The past few years have been a bit of a nightmare for social media behemoth Facebook. The company found itself lurching from one user privacy issue to another and in September last year, Facebook revealed that in one of the worst hacking attacks in its history, as many as 29 million users’ data had been compromised. Hackers managed to get login details of users in that attack. The company has been under a perpetual cloud due to these security issues, and after the company announced the details of the breach last September, a lawsuit was filed in which it was alleged that Facebook had been negligent in its responsibility to protect user data.
Facebook had moved to court to dismiss the lawsuit entirely, but on 21 June, the appeals court in San Francisco ruled against the company and announced that the case could proceed. The claims against the company originate from allegations of failure to protect users’ information and negligence. Judge William Alsup, who was in charge of the ruling stated,
From a policy standpoint, to hold that Facebook has no duty of care here ‘would create perverse incentives for businesses who profit off the use of consumers’ personal data to turn a blind eye and ignore known security risks.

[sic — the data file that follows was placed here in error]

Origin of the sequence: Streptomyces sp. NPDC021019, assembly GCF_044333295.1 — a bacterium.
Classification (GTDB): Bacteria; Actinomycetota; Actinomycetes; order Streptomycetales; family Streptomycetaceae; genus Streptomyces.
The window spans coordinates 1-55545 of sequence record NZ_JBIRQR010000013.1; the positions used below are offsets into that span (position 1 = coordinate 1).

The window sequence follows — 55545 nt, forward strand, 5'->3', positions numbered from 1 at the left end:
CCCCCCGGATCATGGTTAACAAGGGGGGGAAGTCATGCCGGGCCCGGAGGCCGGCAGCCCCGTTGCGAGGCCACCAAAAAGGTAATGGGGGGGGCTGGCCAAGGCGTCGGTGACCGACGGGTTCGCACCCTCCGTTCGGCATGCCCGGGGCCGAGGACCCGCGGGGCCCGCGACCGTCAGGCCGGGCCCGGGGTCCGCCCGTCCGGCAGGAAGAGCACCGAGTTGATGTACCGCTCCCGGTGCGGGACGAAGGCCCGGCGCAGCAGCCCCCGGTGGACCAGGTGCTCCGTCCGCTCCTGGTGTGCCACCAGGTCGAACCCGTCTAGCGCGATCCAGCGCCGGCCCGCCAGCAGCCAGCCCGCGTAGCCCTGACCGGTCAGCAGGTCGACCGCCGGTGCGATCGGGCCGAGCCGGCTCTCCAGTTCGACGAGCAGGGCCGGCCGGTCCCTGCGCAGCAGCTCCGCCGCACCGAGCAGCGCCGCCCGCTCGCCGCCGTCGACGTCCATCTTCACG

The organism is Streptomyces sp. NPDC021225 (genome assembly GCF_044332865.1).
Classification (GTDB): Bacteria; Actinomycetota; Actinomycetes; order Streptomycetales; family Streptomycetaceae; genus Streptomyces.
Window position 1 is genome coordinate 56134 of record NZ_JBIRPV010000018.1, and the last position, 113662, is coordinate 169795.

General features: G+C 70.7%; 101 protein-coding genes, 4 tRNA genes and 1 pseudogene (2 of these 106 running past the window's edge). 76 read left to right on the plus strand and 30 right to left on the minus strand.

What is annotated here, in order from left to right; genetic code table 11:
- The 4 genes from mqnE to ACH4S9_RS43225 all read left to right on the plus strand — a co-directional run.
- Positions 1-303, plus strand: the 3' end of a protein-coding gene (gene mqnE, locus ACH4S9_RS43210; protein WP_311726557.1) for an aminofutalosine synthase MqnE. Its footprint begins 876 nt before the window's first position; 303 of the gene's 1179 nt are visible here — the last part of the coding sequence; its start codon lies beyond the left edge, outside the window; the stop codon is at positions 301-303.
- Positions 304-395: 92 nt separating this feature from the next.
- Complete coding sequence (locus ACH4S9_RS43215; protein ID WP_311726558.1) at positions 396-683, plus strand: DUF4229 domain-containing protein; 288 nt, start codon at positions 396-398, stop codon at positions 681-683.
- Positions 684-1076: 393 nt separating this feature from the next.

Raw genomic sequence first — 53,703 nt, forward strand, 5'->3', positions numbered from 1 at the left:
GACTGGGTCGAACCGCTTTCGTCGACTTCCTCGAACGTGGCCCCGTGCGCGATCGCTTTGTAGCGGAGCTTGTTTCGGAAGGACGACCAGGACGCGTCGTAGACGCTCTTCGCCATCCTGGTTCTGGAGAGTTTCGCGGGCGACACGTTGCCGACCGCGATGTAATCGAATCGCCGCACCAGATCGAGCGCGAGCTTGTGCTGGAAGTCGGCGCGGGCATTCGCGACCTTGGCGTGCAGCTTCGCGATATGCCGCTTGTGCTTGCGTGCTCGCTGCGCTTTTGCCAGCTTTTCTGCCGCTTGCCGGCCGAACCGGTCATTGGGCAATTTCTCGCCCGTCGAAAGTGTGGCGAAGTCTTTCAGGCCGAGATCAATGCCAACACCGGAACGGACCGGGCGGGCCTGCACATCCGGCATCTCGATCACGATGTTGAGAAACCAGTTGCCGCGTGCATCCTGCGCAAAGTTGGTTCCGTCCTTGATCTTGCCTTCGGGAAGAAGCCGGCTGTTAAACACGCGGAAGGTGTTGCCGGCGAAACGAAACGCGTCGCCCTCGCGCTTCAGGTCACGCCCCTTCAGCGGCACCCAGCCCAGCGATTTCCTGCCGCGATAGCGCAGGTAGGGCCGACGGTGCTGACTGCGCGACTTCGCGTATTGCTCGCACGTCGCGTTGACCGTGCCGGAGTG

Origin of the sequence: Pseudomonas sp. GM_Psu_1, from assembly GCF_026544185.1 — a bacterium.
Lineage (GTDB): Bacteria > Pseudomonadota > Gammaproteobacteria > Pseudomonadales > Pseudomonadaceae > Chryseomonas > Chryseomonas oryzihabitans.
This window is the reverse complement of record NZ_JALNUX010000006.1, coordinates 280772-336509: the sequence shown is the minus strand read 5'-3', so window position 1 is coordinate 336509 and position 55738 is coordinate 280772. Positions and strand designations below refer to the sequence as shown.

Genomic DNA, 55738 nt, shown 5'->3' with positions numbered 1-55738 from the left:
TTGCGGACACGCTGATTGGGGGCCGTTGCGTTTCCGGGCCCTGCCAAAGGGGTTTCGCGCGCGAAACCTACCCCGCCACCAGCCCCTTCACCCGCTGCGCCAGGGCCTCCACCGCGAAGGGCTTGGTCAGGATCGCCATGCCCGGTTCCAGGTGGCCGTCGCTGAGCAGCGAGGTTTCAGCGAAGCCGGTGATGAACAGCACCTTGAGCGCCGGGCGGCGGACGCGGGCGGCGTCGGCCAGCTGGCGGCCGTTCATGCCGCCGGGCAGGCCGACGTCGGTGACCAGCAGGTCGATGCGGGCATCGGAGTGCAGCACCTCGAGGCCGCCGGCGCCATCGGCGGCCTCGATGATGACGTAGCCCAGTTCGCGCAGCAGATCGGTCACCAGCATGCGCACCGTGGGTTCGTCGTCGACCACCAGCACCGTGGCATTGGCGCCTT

This is a significant development and could prove to be a highly problematic one for Facebook if the details of their security apparatus become public. For a tech company, it is never a good idea if much of the details about one of their products gets out into the public domain. In addition to that, there are other things to consider. The allegations against the company are of a highly serious nature, and if some law firm gets involved in order to turn it into a class action lawsuit, then Facebook might have to cough up a significant chunk of money if the case goes against them. Considering the fact that as many as 29 million users were affected, the total payout could potentially turn out to be an enormous one.